CIOs Weigh Mobile Options as Platforms Experience Power Struggle

Smartphone being used

As a number of experienced chief information officers know, adapting to the latest innovations is a never-ending job. For instance, even if information technology professionals have managed to develop mobile applications for their businesses, there is no saying for sure that those solutions are going to stay relevant for long. With the recent power struggle between mobile platform providers, CIOs who have already outfitted their companies with cutting edge tools could be reconsidering their decision.

Although there may be one clear-cut winner in the world of mobile platforms at one point in time, all of that can change in an instant. For this reason, CIOs who have already worked with their teams to develop in-depth apps to meet their businesses’ mobile needs may find that they have to mix it up in light of certain advancements – or a lack thereof, in some cases.

Blackberry falls as Windows soars
According to ComputerWeekly, a prime example of a shift in powers can be seen with BlackBerry and Windows. It is not breaking news  that BlackBerry has been making a concerted effort to salvage itself, employing a variety of strategies to boost its appeal and keep afloat. One of the approaches that this corporation took to redeem itself and drive its sales is to invest its resources into specific areas, mastering those so that it did not spread itself too thin. An area that received an extra amount of attention was BlackBerry’s smartphone division.

Despite investing a great deal of time and money in re-establishing itself as a leader in the mobile community, releasing both the Z10 and the QWERTY Q10, the company’s products were not as well received by IT professionals as BlackBerry had hoped. ComputerWeekly explained that businesses decided to shy away from the mobile platform this past year, which led to significant losses in revenue.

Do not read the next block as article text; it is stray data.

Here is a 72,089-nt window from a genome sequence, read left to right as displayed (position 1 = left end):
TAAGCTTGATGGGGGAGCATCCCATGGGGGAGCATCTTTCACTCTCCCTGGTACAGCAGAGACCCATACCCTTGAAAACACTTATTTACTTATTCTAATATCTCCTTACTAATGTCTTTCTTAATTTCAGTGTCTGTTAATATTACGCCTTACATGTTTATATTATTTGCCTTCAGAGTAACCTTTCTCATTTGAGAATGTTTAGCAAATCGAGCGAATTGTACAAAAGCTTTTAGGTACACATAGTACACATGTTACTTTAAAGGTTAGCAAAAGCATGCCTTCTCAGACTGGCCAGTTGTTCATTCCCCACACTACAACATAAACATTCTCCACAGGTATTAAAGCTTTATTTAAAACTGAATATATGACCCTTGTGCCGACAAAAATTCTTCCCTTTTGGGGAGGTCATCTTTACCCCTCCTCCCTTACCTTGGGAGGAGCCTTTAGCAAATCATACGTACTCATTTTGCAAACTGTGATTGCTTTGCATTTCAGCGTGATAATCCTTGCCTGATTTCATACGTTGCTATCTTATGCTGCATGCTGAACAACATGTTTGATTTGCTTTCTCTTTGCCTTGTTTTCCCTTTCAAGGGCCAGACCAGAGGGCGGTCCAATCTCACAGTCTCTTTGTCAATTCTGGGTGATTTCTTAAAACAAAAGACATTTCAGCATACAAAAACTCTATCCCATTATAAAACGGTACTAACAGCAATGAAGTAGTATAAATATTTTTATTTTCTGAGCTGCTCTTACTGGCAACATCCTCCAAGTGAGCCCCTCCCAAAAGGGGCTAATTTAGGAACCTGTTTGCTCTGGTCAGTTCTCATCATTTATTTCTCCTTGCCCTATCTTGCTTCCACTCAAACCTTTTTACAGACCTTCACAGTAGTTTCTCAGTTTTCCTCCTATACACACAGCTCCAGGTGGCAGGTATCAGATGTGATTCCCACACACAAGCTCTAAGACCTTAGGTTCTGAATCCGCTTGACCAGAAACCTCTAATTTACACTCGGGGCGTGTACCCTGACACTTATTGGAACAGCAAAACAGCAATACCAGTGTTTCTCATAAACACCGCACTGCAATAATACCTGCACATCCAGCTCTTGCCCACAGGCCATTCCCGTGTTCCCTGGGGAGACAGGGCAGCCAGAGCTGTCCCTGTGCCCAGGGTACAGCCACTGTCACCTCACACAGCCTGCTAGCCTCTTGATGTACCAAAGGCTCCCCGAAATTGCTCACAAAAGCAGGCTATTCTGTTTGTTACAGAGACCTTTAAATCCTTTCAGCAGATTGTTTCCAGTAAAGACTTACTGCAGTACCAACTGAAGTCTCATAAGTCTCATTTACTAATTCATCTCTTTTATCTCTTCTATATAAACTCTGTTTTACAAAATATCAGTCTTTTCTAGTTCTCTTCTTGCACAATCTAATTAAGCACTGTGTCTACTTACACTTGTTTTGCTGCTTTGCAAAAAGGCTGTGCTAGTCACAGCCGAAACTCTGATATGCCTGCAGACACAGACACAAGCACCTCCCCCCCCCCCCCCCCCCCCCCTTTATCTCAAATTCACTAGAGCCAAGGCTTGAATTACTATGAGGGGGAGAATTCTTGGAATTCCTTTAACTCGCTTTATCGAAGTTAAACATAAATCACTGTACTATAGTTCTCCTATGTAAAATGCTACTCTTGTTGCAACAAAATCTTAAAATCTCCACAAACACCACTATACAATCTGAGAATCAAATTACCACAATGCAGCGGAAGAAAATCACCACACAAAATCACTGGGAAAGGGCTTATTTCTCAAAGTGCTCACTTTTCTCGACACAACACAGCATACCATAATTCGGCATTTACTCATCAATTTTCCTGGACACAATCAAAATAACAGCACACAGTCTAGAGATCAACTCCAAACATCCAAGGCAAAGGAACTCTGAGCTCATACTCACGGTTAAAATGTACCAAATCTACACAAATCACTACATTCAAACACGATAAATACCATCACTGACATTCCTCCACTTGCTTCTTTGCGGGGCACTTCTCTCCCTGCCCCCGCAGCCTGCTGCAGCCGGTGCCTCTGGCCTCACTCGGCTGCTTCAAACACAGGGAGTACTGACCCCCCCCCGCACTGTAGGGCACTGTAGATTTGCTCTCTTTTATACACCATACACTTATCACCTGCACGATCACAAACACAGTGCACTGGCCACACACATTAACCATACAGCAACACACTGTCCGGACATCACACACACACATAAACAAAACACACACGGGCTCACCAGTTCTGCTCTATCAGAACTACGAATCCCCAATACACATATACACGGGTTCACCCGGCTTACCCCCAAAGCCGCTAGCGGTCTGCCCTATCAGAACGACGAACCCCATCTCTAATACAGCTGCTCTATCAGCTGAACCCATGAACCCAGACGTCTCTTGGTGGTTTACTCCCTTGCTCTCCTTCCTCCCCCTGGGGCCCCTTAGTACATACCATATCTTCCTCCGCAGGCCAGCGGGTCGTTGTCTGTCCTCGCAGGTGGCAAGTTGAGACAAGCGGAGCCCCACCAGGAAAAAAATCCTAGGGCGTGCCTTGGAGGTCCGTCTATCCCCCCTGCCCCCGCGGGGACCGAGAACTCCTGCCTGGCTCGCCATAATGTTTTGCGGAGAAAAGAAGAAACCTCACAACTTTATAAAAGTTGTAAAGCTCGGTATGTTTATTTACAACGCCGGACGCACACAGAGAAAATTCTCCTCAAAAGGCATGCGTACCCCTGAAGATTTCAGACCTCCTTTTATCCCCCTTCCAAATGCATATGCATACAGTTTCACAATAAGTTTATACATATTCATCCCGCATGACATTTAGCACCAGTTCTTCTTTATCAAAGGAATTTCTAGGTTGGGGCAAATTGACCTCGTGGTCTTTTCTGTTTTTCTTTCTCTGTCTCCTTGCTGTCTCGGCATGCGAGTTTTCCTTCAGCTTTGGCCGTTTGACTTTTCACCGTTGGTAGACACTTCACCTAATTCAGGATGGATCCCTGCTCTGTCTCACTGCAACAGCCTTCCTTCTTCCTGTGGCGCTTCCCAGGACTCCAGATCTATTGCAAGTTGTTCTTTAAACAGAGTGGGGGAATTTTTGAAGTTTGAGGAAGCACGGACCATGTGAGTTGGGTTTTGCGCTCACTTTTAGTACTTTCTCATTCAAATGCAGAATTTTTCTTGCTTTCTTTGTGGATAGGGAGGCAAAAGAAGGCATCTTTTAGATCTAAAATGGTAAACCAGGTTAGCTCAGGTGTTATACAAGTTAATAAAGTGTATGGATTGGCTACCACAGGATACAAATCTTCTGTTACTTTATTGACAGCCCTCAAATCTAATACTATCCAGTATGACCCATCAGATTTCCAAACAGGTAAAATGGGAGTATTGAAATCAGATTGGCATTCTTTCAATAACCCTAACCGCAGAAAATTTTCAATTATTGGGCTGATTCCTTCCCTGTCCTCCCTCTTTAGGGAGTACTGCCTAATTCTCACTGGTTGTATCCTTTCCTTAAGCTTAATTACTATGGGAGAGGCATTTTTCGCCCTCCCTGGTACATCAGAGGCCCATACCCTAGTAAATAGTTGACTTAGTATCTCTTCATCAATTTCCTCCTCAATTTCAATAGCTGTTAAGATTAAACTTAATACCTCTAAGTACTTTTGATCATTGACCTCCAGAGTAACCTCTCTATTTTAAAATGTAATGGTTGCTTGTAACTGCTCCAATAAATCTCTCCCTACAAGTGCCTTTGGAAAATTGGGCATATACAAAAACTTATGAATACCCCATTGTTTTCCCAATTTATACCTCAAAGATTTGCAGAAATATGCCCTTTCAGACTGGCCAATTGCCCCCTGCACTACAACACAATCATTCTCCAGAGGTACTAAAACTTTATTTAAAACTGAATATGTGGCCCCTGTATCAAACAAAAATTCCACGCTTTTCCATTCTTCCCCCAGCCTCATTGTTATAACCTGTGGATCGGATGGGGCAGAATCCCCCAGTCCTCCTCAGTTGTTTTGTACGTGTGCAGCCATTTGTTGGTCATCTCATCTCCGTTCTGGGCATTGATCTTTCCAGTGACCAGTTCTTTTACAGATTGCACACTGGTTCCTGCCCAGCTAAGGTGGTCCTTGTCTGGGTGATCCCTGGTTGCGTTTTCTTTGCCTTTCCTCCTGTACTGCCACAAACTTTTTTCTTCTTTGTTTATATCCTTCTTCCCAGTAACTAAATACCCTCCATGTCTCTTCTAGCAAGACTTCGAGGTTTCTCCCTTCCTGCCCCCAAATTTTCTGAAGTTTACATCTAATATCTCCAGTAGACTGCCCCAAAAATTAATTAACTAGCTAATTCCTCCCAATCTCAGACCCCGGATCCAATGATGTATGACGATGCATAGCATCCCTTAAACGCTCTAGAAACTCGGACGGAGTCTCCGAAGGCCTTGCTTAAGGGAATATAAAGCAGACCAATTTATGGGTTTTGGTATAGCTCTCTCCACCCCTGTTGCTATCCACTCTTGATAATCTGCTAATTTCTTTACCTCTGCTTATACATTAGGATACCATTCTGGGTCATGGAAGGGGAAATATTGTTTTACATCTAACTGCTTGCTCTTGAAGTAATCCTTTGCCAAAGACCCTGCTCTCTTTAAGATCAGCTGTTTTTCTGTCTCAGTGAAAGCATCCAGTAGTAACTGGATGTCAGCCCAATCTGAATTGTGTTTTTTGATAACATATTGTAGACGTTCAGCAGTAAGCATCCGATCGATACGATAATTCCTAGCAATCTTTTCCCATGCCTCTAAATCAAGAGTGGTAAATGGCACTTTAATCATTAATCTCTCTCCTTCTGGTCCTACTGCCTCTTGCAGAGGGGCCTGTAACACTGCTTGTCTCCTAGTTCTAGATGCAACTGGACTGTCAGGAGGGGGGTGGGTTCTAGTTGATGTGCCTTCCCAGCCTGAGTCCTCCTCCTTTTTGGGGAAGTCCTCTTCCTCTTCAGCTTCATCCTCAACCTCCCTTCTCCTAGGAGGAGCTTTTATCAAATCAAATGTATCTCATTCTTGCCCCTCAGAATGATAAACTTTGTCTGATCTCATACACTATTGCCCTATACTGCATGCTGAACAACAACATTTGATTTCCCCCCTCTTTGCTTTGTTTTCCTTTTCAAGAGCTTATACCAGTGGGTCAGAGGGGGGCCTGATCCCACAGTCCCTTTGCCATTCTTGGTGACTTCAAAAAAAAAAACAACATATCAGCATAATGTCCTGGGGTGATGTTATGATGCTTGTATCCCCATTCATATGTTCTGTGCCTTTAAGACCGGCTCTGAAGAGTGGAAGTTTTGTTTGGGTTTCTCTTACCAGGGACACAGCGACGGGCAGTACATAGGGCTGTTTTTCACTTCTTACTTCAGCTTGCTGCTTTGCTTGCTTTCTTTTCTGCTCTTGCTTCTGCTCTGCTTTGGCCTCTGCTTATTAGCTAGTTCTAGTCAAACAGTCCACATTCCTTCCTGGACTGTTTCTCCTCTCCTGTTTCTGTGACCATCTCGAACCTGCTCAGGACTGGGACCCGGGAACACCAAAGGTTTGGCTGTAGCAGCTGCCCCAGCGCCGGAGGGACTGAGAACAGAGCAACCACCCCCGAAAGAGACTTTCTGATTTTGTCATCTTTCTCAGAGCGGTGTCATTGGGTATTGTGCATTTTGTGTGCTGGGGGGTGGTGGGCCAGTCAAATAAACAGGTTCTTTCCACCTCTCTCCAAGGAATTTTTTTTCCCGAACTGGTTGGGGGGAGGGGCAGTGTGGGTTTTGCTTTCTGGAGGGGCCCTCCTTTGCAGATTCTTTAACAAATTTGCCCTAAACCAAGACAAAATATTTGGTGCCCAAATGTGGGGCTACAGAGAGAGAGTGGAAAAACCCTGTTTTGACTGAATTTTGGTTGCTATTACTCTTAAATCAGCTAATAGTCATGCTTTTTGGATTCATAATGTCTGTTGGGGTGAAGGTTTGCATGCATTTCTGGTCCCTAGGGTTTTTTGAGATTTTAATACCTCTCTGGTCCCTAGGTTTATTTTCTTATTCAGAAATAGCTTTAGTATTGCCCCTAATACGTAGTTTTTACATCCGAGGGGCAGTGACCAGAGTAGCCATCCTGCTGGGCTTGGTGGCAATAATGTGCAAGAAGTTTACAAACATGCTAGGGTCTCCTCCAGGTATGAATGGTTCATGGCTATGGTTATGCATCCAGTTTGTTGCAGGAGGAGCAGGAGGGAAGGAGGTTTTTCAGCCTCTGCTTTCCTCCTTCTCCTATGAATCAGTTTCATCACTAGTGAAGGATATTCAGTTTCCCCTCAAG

While many CIOs relinquished their BlackBerry platform and all the apps created for it as soon as their contracts had expired, IT departments may have been left with a mobile void to fill. Because of this, companies have been searching for replacements, finding them on a platform that a share of experts may have underestimated: Windows.

Low costs make CIOs Microsoft-friendly
Apple and Android remain leaders of the mobile pack, but some CIOs may favor these platforms for consumer use rather than corporate. For business purposes, a number of IT professionals have deemed Windows to be a promising option for them to employ in lieu of BlackBerry, particularly due to its cost-efficiency. Supported by the fact that a wide array of companies already rely on Microsoft programs throughout their operations, moving to a Windows platform and implementing devices to carry out corporate functions is a logical step for these departments to take.

If IT executives are thinking about switching to Windows when it comes to their organizations’ mobility, they should be careful not to make a rash decision and adopt this platform without considering the potential cons associated with this choice. Boy Genius Report explained that despite the rapid and widespread adoption of Windows’ mobile devices, there is still a significant so-called “app gap” that could leave businesses without the tools that they want in order to help them overhaul their companies.

Reservations prompted by Windows “app gap”
At the moment, Microsoft is still moderately new to the mobile game, which means that it has a great deal of catching up to do. Competing platforms that have already earned their popularity, such as iOS and Android, have had ample time to have developers work their magic and create apps for these mediums. Now that Microsoft is becoming a prominent player, it is actually trying to fuel rapid development, offering developers substantial incentives to encourage them to convert their software so that it can function on Windows devices.

Additionally, because Apple and Android have already established themselves as the major mobile hitters, they may continue to be developers’ first choices for future revolutionary apps. As CIOs decide which platform they are going to use for their businesses’ solutions, they should weigh the financial savings that they could experience against any issues they may encounter in terms of being able to use the latest and most innovative apps possible.

Marie Larsen
Marie is a writer for CIOs.com. She has an educational background in languages and literature. She covers IT trends and executive technology management topics for the company.